by Brian Ascalon Roley

Publisher:  WW Norton

Pub Date:  Spring 2002

Format:   Trade Paperback original

Brief Description
The critically-acclaimed first novel, set in gang-saturated Los Angeles.  Tells the story of the dark, coming-of-age relationship between two Filipino brothers.   A 2002 Pacific Rim Finalist.  The author received his MFA from Cornell, where he won their prestigious prize for fiction.
(see below for Full Description)

2002 Pacific Rim Finalist
* New York Times Notable Book of the Year
* 2003 AAAS Book Award in Prose



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"In bare and muscular prose, American Son deftly seduces with this emotional yet unsentimental coming-of-age journey."
--Helen Zia, author of Asian American Dreams: The Emergence of an American People

"Brian Ascalon Roley's first novel seems to bear some of the marks of a creative writing workshop production -- the spare present-tense sentences, the rather small cast of characters -- yet Roley not only transcends these limitations but turns them to his advantage. His attention to detail and his understanding of his complicated, and complicating, characters suggest that he knows what he's talking about. It is this confidence that makes the reader willing to inhabit the ugly world of racism exposed in ''American Son.''...Roley's narrative choices seem deliberate rather than a matter of an inadequate stylistic repertory or paucity of imagination. The calm sentences suggest Gabe's isolation and relative passivity; the family's interactions demonstrate how bigotry affects the most intimate relations, and Gabe's uncertain voice seems a symptom of a precarious identity. The patience with which Roley builds the story from carefully chosen pieces is his main asset; the painful process of understanding race becomes palpable. The patience is rewarding for the reader as well: ''American Son'' is a gripping book."
--New York Times

(click here to read the full review)

"Hard-hitting and brash, this debut novel takes a cold, clear-eyed look at the American immigrant experience. Come home, urges Uncle Betino in a letter from Manila at the beginning of Roley's tale. But Betino's sister Ika, divorced from her American husband and living in the U.S. with her two sons born in the Philippines, believes even the harsh struggle to survive in California is better than living under the strict caste system of her homeland. One of her boys, Tomas, has assumed the persona of a young Mexican street thug and is helping her make ends meet by raising and selling guard dogs to rich clients. His brother, Gabe, the story's narrator and the good son, seeks to understand the mysteries of his adopted country. Roley uses the familiar Cain-and-Abel approach to illustrate the occasionally vicious tug of wills between the two youths, whose relationship is being slowly altered by the outside forces of the alien American culture. Formerly deemed a mama's boy, Gabe runs away, stealing his brother's prized Oldsmobile and best dog, trying to escape his brother's growing influence. It's not long before he is back home, ashamed and ready to submit to the will of both his brother and America. His mother looks on sadly as both of her boys are swallowed up by the American dream and the promise of the prosperous life at all costs. Despite rare lulls in the plot and an occasional glitch in the novel's overall strong structure, this is a powerhouse story of vulnerable strangers in a brutal, alien land told with stylish restraint, bare-knuckled realism and tender yet tough clarity."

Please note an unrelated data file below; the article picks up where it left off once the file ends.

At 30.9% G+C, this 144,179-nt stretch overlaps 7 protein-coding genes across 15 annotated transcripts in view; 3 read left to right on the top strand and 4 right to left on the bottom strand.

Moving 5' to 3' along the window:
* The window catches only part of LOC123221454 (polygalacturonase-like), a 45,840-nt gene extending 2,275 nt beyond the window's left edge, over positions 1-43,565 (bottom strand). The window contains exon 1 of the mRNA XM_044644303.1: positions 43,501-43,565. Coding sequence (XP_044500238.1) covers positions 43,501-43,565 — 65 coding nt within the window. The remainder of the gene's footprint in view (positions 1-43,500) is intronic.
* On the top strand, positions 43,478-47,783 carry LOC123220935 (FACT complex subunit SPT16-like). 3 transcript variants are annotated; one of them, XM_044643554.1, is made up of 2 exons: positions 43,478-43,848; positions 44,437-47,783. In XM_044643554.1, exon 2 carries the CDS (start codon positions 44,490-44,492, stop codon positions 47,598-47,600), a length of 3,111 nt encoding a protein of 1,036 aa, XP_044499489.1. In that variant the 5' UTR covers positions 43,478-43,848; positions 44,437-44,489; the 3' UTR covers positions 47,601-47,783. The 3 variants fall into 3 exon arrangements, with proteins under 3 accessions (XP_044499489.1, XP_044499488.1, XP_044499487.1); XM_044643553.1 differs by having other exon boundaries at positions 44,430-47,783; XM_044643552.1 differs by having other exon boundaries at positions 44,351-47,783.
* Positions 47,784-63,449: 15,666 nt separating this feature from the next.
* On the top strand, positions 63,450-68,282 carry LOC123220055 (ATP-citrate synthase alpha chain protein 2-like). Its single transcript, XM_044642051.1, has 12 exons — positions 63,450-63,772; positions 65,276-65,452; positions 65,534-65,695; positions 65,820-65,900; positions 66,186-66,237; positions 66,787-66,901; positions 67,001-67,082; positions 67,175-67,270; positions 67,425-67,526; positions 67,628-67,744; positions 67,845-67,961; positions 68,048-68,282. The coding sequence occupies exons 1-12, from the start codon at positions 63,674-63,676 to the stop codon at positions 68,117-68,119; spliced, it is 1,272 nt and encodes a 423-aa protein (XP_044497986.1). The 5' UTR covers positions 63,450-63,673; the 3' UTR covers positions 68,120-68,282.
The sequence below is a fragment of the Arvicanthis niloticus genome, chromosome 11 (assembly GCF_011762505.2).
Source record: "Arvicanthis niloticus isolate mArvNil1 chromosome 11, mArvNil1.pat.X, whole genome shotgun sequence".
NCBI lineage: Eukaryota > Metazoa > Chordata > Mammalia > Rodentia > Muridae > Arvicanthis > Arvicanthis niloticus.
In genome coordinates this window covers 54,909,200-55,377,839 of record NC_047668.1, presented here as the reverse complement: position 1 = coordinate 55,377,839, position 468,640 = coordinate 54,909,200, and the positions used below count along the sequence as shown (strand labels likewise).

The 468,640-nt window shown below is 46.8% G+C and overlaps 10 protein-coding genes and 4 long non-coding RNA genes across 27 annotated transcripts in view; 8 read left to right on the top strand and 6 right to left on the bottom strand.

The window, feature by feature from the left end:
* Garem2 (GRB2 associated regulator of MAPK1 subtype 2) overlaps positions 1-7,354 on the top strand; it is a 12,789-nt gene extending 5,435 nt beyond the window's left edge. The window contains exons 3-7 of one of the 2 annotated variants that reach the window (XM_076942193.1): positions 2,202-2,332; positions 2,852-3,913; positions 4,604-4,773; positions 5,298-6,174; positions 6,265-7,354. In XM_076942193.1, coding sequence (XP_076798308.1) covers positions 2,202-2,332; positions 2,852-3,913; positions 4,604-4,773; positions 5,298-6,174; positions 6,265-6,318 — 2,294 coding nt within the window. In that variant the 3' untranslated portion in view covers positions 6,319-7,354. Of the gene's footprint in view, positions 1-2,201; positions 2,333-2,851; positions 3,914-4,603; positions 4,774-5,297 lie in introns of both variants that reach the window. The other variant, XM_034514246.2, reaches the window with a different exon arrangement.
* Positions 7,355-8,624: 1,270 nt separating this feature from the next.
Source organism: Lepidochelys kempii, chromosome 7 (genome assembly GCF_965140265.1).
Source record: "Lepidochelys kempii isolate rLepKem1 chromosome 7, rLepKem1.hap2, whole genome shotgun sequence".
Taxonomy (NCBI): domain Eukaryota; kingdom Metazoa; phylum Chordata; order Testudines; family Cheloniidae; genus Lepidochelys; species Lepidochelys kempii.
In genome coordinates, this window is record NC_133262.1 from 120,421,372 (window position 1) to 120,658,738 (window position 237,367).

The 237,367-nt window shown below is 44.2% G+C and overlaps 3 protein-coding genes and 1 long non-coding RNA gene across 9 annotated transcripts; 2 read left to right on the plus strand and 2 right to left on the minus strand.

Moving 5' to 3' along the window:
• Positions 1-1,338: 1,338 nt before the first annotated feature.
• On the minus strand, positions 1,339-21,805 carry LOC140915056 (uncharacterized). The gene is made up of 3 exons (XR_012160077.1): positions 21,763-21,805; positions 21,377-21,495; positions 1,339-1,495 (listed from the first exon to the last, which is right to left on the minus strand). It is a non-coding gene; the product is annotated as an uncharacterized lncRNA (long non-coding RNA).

--Publishers Weekly

"In his debut novel, Roley details the Filipino immigrant experience through the troubled relationship between two brothers and their struggle to assimilate into the culture of Southern California. Gabe, the younger of the two, serves as his family's peacemaker, struggling to maintain good grades while hiding brother Tomas' dangerous activities from his mother. Tomas has adopted the Mexican gangster style of dress and breeds attack dogs that he sells to the Hollywood celebrities who inhabit the fringes of their lives. When Gabe runs away to Northern California, he finds temporary solace in the kindness of strangers: the tow truck driver whose chatty nature belies his own hidden pain; the tart-tongued diner waitress who has family problems of her own. However, when Gabe returns home, he must face the consequences from the increasingly violent Tomas. Roley never judges his characters but rather shows the pain and anger that propel their actions. His clipped and poetic style serves the novel well, and readers will be compelled to follow this tale to its violent and ambiguous conclusion.

"Roley writes with assurance, grace and insight, and he plays expertly with our perceptions and expectations....explosive and illuminating."
--Los Angeles Times

Full Description
A powerful novel about ethnically fluid California, and the corrosive relationship between two Filipino brothers. Told with a hard-edged purity that brings to mind Cormac McCarthy and Denis Johnson, American Son is the story of two Filipino brothers adrift in contemporary California. The older brother, Tomas, fashions himself into a Mexican gangster and breeds pricey attack dogs, which he trains in German and sells to Hollywood celebrities. The narrator is younger brother Gabe, who tries to avoid the tar pit of Tomas's waywardness, yet moves ever closer to embracing it. Their mother, who moved to America to escape the caste system of Manila and is now divorced from their American father, struggles to keep her sons in line while working two dead-end jobs. When Gabe runs away, he brings shame and unforeseen consequences to the family. Full of the ache of being caught in a violent and alienating world, American Son is a debut novel that captures the underbelly of the modern immigrant experience.

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